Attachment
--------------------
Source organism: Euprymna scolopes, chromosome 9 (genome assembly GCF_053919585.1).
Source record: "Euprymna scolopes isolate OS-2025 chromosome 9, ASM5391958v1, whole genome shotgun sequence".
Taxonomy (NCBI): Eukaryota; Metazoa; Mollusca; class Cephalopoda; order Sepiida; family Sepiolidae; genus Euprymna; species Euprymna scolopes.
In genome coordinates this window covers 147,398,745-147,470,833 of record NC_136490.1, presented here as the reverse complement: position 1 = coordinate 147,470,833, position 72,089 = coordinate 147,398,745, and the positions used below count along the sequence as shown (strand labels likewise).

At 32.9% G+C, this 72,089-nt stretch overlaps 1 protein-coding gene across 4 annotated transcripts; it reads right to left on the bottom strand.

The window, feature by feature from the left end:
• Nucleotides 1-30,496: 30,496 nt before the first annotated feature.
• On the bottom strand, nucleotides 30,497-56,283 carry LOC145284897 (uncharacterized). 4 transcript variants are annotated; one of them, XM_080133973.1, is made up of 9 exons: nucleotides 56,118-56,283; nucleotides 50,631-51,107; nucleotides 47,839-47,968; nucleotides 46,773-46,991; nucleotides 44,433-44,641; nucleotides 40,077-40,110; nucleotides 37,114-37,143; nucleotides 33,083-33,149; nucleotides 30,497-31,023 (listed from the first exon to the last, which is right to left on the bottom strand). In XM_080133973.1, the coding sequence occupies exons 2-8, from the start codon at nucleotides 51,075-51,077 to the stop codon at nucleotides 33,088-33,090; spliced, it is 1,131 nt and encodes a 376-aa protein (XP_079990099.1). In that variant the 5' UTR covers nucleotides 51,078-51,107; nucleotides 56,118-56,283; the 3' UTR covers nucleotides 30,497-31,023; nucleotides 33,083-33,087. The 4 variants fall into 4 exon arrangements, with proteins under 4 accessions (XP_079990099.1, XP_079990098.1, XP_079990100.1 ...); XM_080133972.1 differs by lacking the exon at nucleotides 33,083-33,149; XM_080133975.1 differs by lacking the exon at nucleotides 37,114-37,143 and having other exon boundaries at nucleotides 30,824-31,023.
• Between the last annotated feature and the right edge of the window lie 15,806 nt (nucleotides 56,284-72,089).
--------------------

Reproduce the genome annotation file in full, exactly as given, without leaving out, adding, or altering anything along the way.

Source organism: Euprymna scolopes, chromosome 9 (genome assembly GCF_053919585.1).
Source record: "Euprymna scolopes isolate OS-2025 chromosome 9, ASM5391958v1, whole genome shotgun sequence".
Taxonomy (NCBI): Eukaryota; Metazoa; Mollusca; class Cephalopoda; order Sepiida; family Sepiolidae; genus Euprymna; species Euprymna scolopes.
In genome coordinates this window covers 147,398,745-147,470,833 of record NC_136490.1, presented here as the reverse complement: position 1 = coordinate 147,470,833, position 72,089 = coordinate 147,398,745, and the positions used below count along the sequence as shown (strand labels likewise).

At 32.9% G+C, this 72,089-nt stretch overlaps 1 protein-coding gene across 4 annotated transcripts; it reads right to left on the bottom strand.

The window, feature by feature from the left end:
• Nucleotides 1-30,496: 30,496 nt before the first annotated feature.
• On the bottom strand, nucleotides 30,497-56,283 carry LOC145284897 (uncharacterized). 4 transcript variants are annotated; one of them, XM_080133973.1, is made up of 9 exons: nucleotides 56,118-56,283; nucleotides 50,631-51,107; nucleotides 47,839-47,968; nucleotides 46,773-46,991; nucleotides 44,433-44,641; nucleotides 40,077-40,110; nucleotides 37,114-37,143; nucleotides 33,083-33,149; nucleotides 30,497-31,023 (listed from the first exon to the last, which is right to left on the bottom strand). In XM_080133973.1, the coding sequence occupies exons 2-8, from the start codon at nucleotides 51,075-51,077 to the stop codon at nucleotides 33,088-33,090; spliced, it is 1,131 nt and encodes a 376-aa protein (XP_079990099.1). In that variant the 5' UTR covers nucleotides 51,078-51,107; nucleotides 56,118-56,283; the 3' UTR covers nucleotides 30,497-31,023; nucleotides 33,083-33,087. The 4 variants fall into 4 exon arrangements, with proteins under 4 accessions (XP_079990099.1, XP_079990098.1, XP_079990100.1 ...); XM_080133972.1 differs by lacking the exon at nucleotides 33,083-33,149; XM_080133975.1 differs by lacking the exon at nucleotides 37,114-37,143 and having other exon boundaries at nucleotides 30,824-31,023.
• Between the last annotated feature and the right edge of the window lie 15,806 nt (nucleotides 56,284-72,089).